A Sound Investment

By Tom Downes, CEO, Quail Digital
Clear and unambiguous communication between team members is an essential component of any surgical environment. It’s particularly important – and in...

Clear and unambiguous communication between team members is an essential component of any surgical environment. It’s particularly important – and indeed particularly challenging – in catheterisation (cath) labs and electrophysiology (EP) labs where physicians and clinical staff in interventional cardiovascular and other minimally-invasive therapeutics are typically spread across multiple rooms and physically separated by lead-lined doors.

In these environments, the laser-like precision of the surgical procedure needs to be guided by similarly precise instruction from technicians and radiologic technologists located outside of the operating room (OR). It requires collaboration and concentration. Moreover, it requires crystal clear communication.

The inherent complexities of EP and cath lab settings alone present significant communication challenges. However, these are exacerbated by the natural cacophony of a typical working environment; the chatter of workmates, the hum of the air conditioning and the relentless drone of essential technology. These combine to create a high-stress clinical environment where multidisciplinary teams’ need for tranquillity is commonly confounded by practical necessities they cannot change.

There’s widespread recognition amongst EP physicians and their clinical colleagues that communication challenges during live procedures are increasing stress-levels, impacting workflow and – in cases where patients choose to remain conscious during surgery – damaging the patient experience.

It’s not just a recognised problem, it’s an escalating one. The global use of electrophysiology and robotic surgery is growing rapidly. As secondary care facilities seek to capitalise on the clinical, operational and patient benefits of new surgical innovations, analysts predict that investment in electrophysiology and robotic surgery will grow by 10 and 20% respectively in the next 5-10 years.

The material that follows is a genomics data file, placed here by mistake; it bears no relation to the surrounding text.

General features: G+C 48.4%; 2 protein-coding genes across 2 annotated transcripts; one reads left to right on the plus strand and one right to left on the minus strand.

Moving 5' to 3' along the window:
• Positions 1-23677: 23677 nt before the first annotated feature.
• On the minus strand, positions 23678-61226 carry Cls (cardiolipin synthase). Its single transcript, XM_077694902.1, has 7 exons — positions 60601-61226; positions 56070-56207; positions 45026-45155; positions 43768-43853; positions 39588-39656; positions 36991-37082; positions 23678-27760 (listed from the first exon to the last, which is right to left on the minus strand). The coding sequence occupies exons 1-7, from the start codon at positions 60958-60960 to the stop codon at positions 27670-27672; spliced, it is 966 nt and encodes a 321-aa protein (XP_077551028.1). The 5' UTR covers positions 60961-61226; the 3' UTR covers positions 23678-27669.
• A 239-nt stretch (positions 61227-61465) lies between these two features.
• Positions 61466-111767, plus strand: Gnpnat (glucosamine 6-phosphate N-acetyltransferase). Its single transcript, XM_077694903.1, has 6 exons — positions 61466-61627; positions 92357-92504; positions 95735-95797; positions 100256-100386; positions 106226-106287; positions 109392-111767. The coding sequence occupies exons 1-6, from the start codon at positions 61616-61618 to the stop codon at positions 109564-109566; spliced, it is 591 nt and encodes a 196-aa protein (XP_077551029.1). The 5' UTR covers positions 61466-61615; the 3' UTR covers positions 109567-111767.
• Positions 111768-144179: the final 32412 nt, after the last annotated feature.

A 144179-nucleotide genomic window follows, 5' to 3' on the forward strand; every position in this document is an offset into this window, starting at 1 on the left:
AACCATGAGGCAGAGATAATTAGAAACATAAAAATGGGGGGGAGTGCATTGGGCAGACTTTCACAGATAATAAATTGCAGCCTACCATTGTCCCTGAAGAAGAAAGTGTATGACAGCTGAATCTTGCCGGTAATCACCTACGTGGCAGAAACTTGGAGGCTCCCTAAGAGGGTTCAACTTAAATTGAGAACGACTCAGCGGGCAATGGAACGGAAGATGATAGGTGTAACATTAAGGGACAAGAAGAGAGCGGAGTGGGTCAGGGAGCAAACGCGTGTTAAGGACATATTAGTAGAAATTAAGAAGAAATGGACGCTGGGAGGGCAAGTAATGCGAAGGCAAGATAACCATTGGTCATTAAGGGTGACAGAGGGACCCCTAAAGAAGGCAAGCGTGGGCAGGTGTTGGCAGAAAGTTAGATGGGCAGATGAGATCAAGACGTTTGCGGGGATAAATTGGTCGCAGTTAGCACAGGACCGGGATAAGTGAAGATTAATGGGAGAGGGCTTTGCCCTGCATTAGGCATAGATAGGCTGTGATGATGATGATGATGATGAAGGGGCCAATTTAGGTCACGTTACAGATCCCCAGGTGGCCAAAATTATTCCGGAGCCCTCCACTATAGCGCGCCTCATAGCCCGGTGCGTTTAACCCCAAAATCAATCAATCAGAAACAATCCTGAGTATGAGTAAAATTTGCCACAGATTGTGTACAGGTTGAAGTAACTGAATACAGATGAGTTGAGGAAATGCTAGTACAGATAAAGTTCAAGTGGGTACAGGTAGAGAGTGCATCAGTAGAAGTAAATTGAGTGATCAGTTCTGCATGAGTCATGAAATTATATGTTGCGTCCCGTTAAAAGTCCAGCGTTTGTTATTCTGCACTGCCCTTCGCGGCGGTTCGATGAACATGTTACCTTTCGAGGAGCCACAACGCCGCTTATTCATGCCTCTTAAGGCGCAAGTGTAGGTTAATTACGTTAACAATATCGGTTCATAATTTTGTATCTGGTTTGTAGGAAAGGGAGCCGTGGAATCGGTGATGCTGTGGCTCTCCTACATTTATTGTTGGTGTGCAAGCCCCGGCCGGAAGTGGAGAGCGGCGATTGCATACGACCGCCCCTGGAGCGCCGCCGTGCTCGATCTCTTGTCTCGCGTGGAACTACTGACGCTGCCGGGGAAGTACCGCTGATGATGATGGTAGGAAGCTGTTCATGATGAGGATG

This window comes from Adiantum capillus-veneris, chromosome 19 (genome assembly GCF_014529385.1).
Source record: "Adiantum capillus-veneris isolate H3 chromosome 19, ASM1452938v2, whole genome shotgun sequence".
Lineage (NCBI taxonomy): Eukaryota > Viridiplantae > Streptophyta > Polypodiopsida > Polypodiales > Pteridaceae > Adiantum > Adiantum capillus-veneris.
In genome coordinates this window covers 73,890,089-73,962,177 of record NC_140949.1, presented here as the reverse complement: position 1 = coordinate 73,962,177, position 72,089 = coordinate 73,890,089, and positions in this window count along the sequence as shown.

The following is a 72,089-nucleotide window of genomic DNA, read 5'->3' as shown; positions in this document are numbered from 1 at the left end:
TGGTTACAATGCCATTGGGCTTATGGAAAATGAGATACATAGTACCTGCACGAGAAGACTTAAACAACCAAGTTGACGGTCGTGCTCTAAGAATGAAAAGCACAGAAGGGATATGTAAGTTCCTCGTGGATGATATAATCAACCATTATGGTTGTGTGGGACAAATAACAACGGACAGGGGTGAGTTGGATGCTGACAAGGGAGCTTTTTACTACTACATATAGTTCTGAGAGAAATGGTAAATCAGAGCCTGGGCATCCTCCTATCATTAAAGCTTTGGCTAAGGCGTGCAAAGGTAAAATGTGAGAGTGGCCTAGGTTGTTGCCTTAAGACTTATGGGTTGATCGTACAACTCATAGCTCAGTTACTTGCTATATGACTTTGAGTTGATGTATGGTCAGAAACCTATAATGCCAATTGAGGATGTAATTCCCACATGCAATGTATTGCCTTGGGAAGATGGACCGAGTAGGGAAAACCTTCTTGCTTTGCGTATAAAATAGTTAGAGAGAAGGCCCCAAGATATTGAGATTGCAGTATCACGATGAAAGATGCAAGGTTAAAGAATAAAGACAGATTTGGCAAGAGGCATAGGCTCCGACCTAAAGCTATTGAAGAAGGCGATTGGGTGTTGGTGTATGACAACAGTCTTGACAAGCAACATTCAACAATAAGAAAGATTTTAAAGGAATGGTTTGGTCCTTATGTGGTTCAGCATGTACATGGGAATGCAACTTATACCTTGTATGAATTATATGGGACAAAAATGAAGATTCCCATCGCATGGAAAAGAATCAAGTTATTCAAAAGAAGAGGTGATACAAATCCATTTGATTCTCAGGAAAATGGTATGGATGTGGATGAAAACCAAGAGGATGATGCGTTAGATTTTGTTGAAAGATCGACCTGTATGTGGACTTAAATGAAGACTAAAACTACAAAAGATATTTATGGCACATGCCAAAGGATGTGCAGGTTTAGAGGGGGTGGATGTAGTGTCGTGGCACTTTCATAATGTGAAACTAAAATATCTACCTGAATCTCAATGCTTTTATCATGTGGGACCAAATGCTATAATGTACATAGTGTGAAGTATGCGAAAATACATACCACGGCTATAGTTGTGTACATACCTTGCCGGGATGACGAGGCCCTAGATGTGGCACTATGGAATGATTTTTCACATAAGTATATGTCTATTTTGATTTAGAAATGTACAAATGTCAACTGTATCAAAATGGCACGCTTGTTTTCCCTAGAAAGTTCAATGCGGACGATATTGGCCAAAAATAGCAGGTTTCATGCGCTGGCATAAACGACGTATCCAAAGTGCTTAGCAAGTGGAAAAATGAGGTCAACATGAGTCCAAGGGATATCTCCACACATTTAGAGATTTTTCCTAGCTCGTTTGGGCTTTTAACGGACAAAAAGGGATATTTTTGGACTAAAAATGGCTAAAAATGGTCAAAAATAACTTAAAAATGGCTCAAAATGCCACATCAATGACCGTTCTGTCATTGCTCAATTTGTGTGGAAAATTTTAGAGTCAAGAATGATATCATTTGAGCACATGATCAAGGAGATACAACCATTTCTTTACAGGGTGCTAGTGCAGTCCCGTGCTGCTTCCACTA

The increased uptake – which continues an existing trend towards minimally-invasive technologies, where appropriate – places renewed pressure on facilities to ensure that OR communications are optimal. Failure to do this risks squandering the undoubted benefits of surgical innovation; the patient implications of an avoidable clinical error due to miscommunication could, in the worst extremes, be catastrophic. Fortunately, communications technology has evolved to present a simple, affordable solution.

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Traditionally, facilities have adopted primitive measures to facilitate communications between the OR and the monitoring suite. This has ranged from using strategically-placed microphones in each room and amplifying conversations through analogue speakers, to communicating via bulky ‘helicopter pilot-style’ headsets.

Both approaches are problematic.

Basic microphones not only have variable pick-up ranges they are also a hostage to interference. The likelihood of mishearing an instruction, or repetitive, panicked communication that can unsettle conscious patients, naturally increases with basic microphones. Similarly, the use of bulky headsets also has drawbacks; aside from the implications of their inferior sound quality, large headsets can be cumbersome and inhibit surgeons’ movements.

In recent years, the development and adoption of wireless headset technology has transformed communications in EP/cath lab environments.  The technology, which operates on high quality digital frequencies and is encrypted to avoid interference from other devices or emissions in the OR, enables multidisciplinary teams to collaborate and communicate – hands-free – in the interventional OR or hybrid suite, at monitoring stations, through adjacent control rooms and ancillary areas.

2015 research published in The Journal of Minimally Invasive Gynaecology showed that the use of wireless headset devices in robotic surgeries was associated with improved quality of communications between team members as well as a reduction in the noise level in the OR. A lead clinician in the study suggested that the technology helped contribute to better patient outcomes by creating a calmer environment for clinicians and staff.

Certainly, the more tranquil environment enabled by better team communications can only enhance the patient experience in patients who choose to remain conscious through their procedure. By eliminating frantic or confused communication between the multidisciplinary team, avoidable patient anxiety is naturally reduced. Similarly, stress-levels across the clinical team are significantly improved.

There is little doubt that clear and discrete audio communication between physicians and clinical staff in EP/cath lab settings results in safer, more effective workflows and treatment. As the global use of EP and robotic surgery increases, wireless headset technology will be an essential companion to ensure optimal, efficacious and cost-effective communications. 


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